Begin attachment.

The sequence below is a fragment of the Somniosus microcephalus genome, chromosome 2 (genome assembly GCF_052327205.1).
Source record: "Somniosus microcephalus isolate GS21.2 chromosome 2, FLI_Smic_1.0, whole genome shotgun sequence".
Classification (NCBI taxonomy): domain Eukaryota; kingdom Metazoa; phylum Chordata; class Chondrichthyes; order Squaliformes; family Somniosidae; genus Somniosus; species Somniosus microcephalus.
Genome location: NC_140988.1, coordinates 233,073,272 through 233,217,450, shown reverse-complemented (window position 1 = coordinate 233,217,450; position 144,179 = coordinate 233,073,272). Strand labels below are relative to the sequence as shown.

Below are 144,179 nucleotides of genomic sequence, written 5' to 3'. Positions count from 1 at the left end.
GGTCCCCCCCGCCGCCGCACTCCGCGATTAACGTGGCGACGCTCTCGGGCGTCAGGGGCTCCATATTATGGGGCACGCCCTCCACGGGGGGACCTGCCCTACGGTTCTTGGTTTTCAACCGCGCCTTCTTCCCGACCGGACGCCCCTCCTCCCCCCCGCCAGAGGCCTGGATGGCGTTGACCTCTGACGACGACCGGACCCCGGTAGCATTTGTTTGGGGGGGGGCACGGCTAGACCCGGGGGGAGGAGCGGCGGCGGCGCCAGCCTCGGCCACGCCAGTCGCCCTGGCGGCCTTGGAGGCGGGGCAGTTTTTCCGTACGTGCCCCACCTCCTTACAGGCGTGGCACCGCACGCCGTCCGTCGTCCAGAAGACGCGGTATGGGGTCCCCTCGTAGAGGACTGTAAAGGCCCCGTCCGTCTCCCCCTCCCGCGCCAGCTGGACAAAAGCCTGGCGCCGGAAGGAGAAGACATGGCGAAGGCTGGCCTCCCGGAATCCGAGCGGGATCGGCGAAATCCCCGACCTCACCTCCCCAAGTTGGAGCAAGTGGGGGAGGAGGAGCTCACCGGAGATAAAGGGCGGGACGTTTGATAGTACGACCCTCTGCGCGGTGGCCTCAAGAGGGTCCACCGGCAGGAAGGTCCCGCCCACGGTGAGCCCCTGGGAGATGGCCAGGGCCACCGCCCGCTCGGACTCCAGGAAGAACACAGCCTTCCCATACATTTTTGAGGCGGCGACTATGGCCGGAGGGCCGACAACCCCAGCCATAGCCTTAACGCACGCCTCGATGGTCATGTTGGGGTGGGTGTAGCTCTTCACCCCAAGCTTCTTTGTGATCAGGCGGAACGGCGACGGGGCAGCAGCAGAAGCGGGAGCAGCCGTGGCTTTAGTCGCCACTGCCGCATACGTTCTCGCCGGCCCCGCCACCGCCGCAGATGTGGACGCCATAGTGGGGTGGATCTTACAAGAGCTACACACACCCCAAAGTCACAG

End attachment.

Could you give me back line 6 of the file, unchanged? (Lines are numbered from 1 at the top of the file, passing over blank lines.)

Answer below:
GGTCCCCCCCGCCGCCGCACTCCGCGATTAACGTGGCGACGCTCTCGGGCGTCAGGGGCTCCATATTATGGGGCACGCCCTCCACGGGGGGACCTGCCCTACGGTTCTTGGTTTTCAACCGCGCCTTCTTCCCGACCGGACGCCCCTCCTCCCCCCCGCCAGAGGCCTGGATGGCGTTGACCTCTGACGACGACCGGACCCCGGTAGCATTTGTTTGGGGGGGGGCACGGCTAGACCCGGGGGGAGGAGCGGCGGCGGCGCCAGCCTCGGCCACGCCAGTCGCCCTGGCGGCCTTGGAGGCGGGGCAGTTTTTCCGTACGTGCCCCACCTCCTTACAGGCGTGGCACCGCACGCCGTCCGTCGTCCAGAAGACGCGGTATGGGGTCCCCTCGTAGAGGACTGTAAAGGCCCCGTCCGTCTCCCCCTCCCGCGCCAGCTGGACAAAAGCCTGGCGCCGGAAGGAGAAGACATGGCGAAGGCTGGCCTCCCGGAATCCGAGCGGGATCGGCGAAATCCCCGACCTCACCTCCCCAAGTTGGAGCAAGTGGGGGAGGAGGAGCTCACCGGAGATAAAGGGCGGGACGTTTGATAGTACGACCCTCTGCGCGGTGGCCTCAAGAGGGTCCACCGGCAGGAAGGTCCCGCCCACGGTGAGCCCCTGGGAGATGGCCAGGGCCACCGCCCGCTCGGACTCCAGGAAGAACACAGCCTTCCCATACATTTTTGAGGCGGCGACTATGGCCGGAGGGCCGACAACCCCAGCCATAGCCTTAACGCACGCCTCGATGGTCATGTTGGGGTGGGTGTAGCTCTTCACCCCAAGCTTCTTTGTGATCAGGCGGAACGGCGACGGGGCAGCAGCAGAAGCGGGAGCAGCCGTGGCTTTAGTCGCCACTGCCGCATACGTTCTCGCCGGCCCCGCCACCGCCGCAGATGTGGACGCCATAGTGGGGTGGATCTTACAAGAGCTACACACACCCCAAAGTCACAG